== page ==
The MAKE_J variable doesn’t work very well, so you can modify the grep to look for “CPU” instead of “processor” or you could hardcode it to the number of processor you have. This will make compilation a lot faster.

MAKE_J = -j$(shell if [ -f /proc/cpuinfo ] ; then grep -c CPU* /proc/cpuinfo ; else echo 1 ; fi)

then edit the CFLAGS variable because it’s used to compile some library that will ignore the environment variables we are going to set later in this howto.

CFLAGS=$${MYSQL_BUILD_CFLAGS:-"-O3 -DBIG_JOINS=1 -m64 -mcpu=niagara2 ${FORCE_FPIC_CFLAGS}"} \

it should be about line 73. Please note that -m64 will make it 64bit so it’s mandatory while the mcpu flag it’s to optimize the executable for your CPU. In my case it’s a niagara2 chip but you can use another CPU as well. Check the GCC documentation for more details
Save and quit and then we can start with the compilation process:

# export CFLAGS="-m64 -mcpu=niagara2 -O2 -g"
# export CXXFLAGS="-m64 -mcpu=niagara2 -O2 -g"
# export CPPFLAGS="-m64 -mcpu=niagara2 -O2 -g"
# export LDFLAGS="-m64 -mcpu=niagara2 -O2 -g"
# export DEB_BUILD_OPTIONS="nocheck"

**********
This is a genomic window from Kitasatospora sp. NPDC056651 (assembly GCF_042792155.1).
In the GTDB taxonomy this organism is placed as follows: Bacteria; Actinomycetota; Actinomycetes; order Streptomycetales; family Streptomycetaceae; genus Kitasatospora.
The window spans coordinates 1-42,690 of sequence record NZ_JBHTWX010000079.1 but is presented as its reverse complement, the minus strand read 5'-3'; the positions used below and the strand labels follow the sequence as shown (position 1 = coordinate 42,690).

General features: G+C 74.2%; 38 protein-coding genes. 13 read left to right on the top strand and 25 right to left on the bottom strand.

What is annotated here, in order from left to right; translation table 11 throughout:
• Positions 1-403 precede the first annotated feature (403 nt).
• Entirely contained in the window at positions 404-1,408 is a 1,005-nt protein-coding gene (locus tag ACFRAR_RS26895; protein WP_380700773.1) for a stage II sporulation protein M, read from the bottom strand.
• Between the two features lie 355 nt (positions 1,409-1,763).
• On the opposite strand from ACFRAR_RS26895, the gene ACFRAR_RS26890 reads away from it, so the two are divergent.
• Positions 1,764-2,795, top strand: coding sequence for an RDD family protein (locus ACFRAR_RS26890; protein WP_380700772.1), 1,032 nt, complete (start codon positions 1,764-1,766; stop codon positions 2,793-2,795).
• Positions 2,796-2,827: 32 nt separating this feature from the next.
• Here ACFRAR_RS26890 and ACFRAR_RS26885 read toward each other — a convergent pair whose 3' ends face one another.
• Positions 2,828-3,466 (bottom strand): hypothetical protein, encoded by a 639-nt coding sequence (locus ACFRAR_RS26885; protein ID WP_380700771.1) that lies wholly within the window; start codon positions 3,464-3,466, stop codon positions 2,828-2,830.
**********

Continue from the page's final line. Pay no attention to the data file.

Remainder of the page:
# debuild -us -uc --preserve-env

that’s it. After some minutes (depending on your HW), you should have in /tmp/mysql-build all your new DEBs which you can install with dpkg -i. I advice to install the stock mysql-server-5.1 with aptitude before to get all dependencies installed, then you can use dpkg with your new DEBs.

Self-note: Keep It Simple, Stupid

When dealing with bash (or other shells) scripts, instead of starting check outputs, write to temp file, trying to pass variables out of their scope from oine subshell to another, just remember that there is that thing called return status that can do the trick in a simpler, quicker and easier to read way.

For example, if you need to wait for a MySQL server to do not have pending queries before starting to do something, just do


while ( mysqladmin|grep -vi "show processlist"|grep "Query" > /dev/null )
do
sleep 0.1 # or whatever you want, prevent system overload
# ok, it's executing something, let's do thing A
done
# ok, it's done, let's do thing B

It’s (almost) one line long, it’s simple, effective and it just works.

HOWTO: Debian and SCSI multipathing with multipath-tools

After getting iSCSI working on Debian Etch the next thing to do is to set up multipath to get redundancy in case one path from the SCSI client to the SCSI target fails.

First, let’s digg a bit more in depth about what a path is, what can go wrong and what we can do to prevent it. Usually in a simple iSCSI environment there are two network interfaces dedicated to the remote storage, each one connected to a distinct ethernet switch and each switch connected to the a distinct ethernet interface in the host SAN. Then here you have two separated controller cards (let’s call them A and B) which connect to the same logical volume (a RAID array.. so here redundancy is already covered). I repeat, this is the simplest redundant scenario, in which you can have redundancy, a good fault-tolerance and can parallelize via round-robin the requests from the initiator to the host target.